University of Illinois Extension

Vegetable Gardening Q & A

Maintaining a vegetable garden is an ongoing process, said a University of Illinois Extension horticulture educator.

"We often find familiar questions arising every season," said Ron Wolford. "Here are some questions and answers that may prove helpful."

When can I pick my cucumbers?

Cucumbers can be picked at any stage of development. For pickles, pick them when they are about 2 inches long. For slicing cucumbers, pick at about six to eight inches long and for making dill pickles, pick at four to six inches long. Pick every other day. Do not allow cucumbers to turn yellow. Best time to pick cucumbers is early in the morning. Pick and store in fridge.

Cucumber

My cucumber vines wilted almost overnight. What's going on?

It sounds like bacterial wilt disease. The cucumber beetle will often overwinter in garden debris or weeds around the garden. Your young cucumber plants were infected with the disease by the feeding of the cucumber beetle. It takes weeks for the symptoms-wilting to show up, and you will usually have a few small cucumbers on the vines. There is nothing you can do to save the vine at this point. Remove all dead plants from your garden at the end of the growing season and cut down weeds around the garden to reduce early season infestation by cucumber beetles.

How do I know when my onions are ready to harvest?

Onions are ready to harvest when their tops have flopped over and turned yellow. This usually occurs in late August-early September. Dig up the bulbs and let them air dry for a few days in the sun. Store the onions in a cool, dry place.

My tomato plants are full of flowers, but they keep dropping off. I have just a few tomatoes on the plant. What is wrong?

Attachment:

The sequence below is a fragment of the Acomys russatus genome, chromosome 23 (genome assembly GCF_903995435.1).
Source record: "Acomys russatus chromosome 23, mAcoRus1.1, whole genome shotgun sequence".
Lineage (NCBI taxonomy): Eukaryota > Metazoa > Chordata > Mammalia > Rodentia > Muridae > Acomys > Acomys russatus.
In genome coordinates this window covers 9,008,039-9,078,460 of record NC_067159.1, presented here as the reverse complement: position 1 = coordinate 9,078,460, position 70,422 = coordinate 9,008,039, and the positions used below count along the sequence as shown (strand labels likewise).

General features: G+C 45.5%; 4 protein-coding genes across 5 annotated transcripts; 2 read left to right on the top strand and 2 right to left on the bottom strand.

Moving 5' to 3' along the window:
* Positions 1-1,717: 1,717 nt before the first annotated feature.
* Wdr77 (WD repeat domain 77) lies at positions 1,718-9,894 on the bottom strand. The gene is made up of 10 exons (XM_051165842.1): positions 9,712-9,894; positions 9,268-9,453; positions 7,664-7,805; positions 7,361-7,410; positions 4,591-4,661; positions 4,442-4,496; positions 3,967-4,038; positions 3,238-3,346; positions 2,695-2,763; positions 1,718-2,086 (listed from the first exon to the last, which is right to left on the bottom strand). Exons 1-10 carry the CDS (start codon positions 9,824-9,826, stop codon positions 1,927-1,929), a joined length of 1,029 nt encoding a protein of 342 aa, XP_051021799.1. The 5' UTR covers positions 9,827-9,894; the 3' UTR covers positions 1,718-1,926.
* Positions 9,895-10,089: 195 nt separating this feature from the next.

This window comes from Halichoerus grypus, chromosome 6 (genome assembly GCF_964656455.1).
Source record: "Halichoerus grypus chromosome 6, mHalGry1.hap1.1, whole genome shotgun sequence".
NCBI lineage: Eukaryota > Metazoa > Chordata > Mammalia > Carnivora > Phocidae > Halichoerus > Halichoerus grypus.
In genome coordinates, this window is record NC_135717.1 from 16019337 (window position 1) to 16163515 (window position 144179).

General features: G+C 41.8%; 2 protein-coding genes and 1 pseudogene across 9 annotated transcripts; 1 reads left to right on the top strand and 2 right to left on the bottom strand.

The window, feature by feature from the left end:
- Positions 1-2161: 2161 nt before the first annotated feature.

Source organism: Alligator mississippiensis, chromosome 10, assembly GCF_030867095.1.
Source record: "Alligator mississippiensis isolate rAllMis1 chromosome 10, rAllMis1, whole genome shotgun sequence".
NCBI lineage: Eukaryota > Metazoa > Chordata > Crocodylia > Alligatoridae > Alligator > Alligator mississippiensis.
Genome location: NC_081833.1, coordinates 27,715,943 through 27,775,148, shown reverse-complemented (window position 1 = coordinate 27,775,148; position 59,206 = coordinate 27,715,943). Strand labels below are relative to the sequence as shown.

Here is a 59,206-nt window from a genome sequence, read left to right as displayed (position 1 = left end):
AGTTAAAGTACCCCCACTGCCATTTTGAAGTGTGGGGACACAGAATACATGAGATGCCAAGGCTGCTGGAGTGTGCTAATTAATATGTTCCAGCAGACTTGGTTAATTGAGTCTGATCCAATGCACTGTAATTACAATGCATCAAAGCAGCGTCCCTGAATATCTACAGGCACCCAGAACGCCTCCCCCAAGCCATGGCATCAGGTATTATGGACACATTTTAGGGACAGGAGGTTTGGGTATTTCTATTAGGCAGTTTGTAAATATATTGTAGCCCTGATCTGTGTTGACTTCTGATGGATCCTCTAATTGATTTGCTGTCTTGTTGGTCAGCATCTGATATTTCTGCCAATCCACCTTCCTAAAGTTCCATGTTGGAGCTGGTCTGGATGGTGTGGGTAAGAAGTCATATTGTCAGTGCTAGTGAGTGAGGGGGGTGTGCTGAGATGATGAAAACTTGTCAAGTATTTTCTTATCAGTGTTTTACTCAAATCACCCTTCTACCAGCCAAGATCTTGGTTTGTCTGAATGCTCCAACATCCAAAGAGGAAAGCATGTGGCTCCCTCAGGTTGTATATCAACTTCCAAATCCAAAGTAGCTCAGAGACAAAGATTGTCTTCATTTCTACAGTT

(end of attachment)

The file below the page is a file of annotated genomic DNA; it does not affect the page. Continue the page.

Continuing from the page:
The 95 degree plus temperatures we have had this summer can cause tomato plants to drop flowers and not set fruit. When the weather hopefully cools, this problem will end.

Hornworm

What are the large green caterpillars eating my tomato leaves?

You have encountered the tomato hornworm. The hornworm is a large green caterpillar with white stripes. They can grow to almost four inches long. The hornworm's identifying characteristic is a black horn on the last abdominal segment. Hornworms feed on the leaves and fruit. They blend in so well that they often are not noticed until the damage is done. Control by handpicking.

I have big cracks in my tomatoes. How can I prevent this?

Mulching your tomatoes will keep soil moisture uniform and help to alleviate this condition. Cracking of tomatoes often occurs when we get a heavy rainfall after a dry spell. Try planting tomato varieties that are resistant to cracking like 'Supersonic'.

Are squash blossoms edible?

Squash blossoms can be eaten raw or cooked. Harvest the male blossoms for eating. Female blossoms will have a small swelling just below the petals. The stem of the male blossom has no swelling. Cut the blossoms at midday when the blossoms are open. Leave an inch or so of stem. Rinse the blossoms in cool water and store in ice water in the fridge. They can be battered and fried.

I am a new gardener. What are some things I can do in my vegetable garden to reduce insect and disease problems?

Try following some good gardening procedures that will reduce your need for pest controls. Choose a sunny location for your garden with at least six to eight hours of sun. Water the vegetables without wetting the foliage by using drip or soaker hoses. This keeps the foliage dry and reduces disease. Have your soil tested and add organic matter to your soil each year. A healthy soil will allow you to grow healthy plants that can better withstand insect and disease problems. Choose disease-resistant vegetables for next year's garden. Don't plant the same vegetable in the same spot year after year. This just invites disease and insect problems. Spacing vegetables properly and caging, staking and trellising vegetables will provide good air circulation around plants. This helps to reduce foliage disease. Scout your garden a couple times a week for insect and disease problems in order to catch problems early. At the end of the gardening season, remove all dead and dying plants especially those that had any insect and disease problems. Removing the plants will reduce overwintering sites for insects and disease.

For more information, check out the University of Illinois Extension website, Watch Your Garden Grow at: http://urbanext.illinois.edu/veggies/.